That's not the case with the schools, senior centers and other places where I deliver pubed, but hey, we all know that you think that's a crock of excrement anyway.

    Why do you insist on making your job sound like a cheap azz porn movie? It is Public Education, abbreviated as Pub Ed. Not pubed. Geezus, at least try to make your job sound professional instead of hair around a genital region.
    Just another time I sit here wondering if you really are this much of an idiot or you purposely say dumb azz schitt just to get attention.
    Chenzo likes this.
    Crazy, but that's how it goes
    Millions of people living as foes
    Maybe it's not too late
    To learn how to love, and forget how to hate

  4. #354
    Forum Member
    DeputyChiefGonzo's Avatar
    Join Date
    Aug 2000
    Location
    Somewhere between genius and insanity!
    Posts
    13,584

    Default

    Quote Originally Posted by LaFireEducator View Post
    On the surface, yes, it may seem like an apt comparison.

    However, the problems and issues faced by a structure fire are much more complex than that of a domestic response by the police.

    The first issue is manpower. 2 LE officer,s equipped with a taser, can safely handle most folks involved in a domestic incident. On some occasions a third may be helpful, but for just about any incident, that would be all the manpower required. There is a single operation .. Control and arrest the aggressor.
    You have never dealt with anyone whacked out on PCP, have you?

    As compared to a fire response where there are multiple issues including such as structural stability and fire spread as well as multiple operations to be performed including fire attack, water supply, ventilation, search utility management/control and potential rescue, rapid intervention and yes command and safety functions.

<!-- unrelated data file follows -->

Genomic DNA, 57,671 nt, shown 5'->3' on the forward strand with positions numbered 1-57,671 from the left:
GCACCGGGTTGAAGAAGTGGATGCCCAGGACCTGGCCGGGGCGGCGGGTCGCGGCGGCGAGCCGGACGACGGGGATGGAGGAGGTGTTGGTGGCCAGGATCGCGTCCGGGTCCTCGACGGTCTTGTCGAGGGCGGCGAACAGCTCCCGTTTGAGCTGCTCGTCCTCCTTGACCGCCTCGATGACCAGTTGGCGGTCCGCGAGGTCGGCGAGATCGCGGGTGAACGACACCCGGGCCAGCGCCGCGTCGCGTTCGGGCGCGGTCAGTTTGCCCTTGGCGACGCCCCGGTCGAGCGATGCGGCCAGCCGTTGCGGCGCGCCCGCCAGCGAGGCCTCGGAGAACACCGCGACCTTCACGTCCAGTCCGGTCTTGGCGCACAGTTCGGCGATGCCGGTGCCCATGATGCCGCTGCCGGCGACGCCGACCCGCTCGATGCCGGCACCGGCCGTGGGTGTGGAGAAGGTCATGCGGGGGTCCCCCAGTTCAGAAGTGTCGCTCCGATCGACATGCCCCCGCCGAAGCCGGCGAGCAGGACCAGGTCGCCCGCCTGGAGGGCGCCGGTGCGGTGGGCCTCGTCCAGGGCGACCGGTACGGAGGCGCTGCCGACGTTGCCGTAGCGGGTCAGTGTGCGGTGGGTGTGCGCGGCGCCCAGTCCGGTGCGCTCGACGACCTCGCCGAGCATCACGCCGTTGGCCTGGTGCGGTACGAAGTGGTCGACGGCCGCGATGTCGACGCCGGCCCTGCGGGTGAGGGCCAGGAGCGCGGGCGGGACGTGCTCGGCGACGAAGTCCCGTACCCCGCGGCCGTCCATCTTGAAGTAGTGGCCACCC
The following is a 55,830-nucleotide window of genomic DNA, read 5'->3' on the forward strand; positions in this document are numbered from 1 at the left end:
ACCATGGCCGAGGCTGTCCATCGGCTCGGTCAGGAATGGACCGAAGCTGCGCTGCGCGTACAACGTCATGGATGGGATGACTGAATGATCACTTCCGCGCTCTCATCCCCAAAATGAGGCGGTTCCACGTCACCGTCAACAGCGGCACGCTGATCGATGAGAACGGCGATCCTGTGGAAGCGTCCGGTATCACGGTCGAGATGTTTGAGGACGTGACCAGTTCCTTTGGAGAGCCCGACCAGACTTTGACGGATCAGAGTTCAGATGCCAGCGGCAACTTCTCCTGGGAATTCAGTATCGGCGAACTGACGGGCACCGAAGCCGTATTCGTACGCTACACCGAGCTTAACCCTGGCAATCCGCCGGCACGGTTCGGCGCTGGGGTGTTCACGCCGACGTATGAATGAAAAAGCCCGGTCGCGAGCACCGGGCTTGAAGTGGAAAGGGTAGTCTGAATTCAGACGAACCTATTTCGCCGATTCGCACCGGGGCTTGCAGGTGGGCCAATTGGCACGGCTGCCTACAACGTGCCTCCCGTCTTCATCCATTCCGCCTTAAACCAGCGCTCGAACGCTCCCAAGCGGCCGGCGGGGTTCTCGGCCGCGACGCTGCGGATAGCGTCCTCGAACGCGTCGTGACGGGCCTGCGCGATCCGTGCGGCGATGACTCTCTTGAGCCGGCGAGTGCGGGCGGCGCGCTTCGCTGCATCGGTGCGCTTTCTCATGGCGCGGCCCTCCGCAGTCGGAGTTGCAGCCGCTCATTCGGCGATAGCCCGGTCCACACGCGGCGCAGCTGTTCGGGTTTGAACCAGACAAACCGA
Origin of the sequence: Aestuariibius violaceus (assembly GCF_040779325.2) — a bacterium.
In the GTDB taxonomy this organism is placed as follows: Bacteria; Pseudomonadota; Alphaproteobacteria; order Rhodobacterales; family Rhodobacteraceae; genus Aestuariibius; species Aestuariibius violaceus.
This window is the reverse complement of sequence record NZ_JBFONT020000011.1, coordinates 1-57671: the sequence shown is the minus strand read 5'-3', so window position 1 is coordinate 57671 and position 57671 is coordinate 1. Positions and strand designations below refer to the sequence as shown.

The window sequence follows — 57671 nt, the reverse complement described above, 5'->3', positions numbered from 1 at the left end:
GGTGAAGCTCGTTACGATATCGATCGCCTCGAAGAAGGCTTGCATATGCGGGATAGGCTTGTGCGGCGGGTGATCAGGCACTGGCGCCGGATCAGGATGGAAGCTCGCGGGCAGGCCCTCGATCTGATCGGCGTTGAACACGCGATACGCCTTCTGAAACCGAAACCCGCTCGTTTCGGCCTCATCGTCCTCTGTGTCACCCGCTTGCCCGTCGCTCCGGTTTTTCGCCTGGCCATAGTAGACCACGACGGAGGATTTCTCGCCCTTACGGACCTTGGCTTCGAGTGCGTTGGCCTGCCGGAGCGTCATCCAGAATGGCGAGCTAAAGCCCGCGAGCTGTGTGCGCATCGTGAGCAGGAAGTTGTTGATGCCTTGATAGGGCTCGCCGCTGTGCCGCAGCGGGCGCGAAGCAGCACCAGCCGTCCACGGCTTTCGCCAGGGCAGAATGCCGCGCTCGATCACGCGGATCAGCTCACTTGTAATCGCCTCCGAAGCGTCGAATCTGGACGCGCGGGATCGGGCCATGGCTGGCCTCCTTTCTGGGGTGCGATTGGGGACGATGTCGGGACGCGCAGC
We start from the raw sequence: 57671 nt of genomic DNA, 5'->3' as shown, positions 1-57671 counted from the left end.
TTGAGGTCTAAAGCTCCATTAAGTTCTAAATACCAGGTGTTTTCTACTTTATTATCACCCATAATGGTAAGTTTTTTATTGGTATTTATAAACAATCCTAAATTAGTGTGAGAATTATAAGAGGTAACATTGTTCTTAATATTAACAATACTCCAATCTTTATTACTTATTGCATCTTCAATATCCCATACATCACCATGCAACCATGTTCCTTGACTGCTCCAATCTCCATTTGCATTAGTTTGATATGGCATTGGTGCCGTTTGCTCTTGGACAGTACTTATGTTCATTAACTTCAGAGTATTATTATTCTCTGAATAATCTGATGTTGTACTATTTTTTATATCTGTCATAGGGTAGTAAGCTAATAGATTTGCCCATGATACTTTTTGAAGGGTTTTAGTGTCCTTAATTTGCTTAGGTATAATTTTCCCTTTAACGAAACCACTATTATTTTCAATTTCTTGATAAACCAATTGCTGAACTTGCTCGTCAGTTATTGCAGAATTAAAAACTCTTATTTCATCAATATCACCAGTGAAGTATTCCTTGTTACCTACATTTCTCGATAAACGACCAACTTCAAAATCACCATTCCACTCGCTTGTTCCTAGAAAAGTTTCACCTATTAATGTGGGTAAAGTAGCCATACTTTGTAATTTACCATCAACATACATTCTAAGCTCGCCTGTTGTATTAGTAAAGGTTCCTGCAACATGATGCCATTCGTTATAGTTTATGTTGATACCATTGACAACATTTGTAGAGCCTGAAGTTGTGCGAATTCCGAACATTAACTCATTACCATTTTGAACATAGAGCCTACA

To compare a domestic scene with basically a single function which can be handled by 2 to 3 patrol officers vs. a fire scene, with multiple functions, which NFPA recommends at least 16 members is simply ...... not apt.
    Now you are using NFPA standards as an excuse for your shortcomings?

    Face it, Bobby.. Chenzo has you pegged... game, set, match.. you lose.
    Chenzo likes this.
    ‎"The education of a firefighter and the continued education of a firefighter is what makes "real" firefighters. Continuous skill development is the core of progressive firefighting. We learn by doing and doing it again and again, both on the training ground and the fireground."
    Lt. Ray McCormack, FDNY

  5. #355
    Forum Member
    conrad427's Avatar
    Join Date
    Jan 2012
    Location
    Just south of Canada
    Posts
    572

    Default

    Chenzo, I can just see our hero yelling at a structure fire "Stop Burning! Well, I've done all I can do."

    I laughed my butt off when I read that! Thanks.
    Chenzo and RyanK63 like this.

  6. #356
    Forum Member
    FWDbuff's Avatar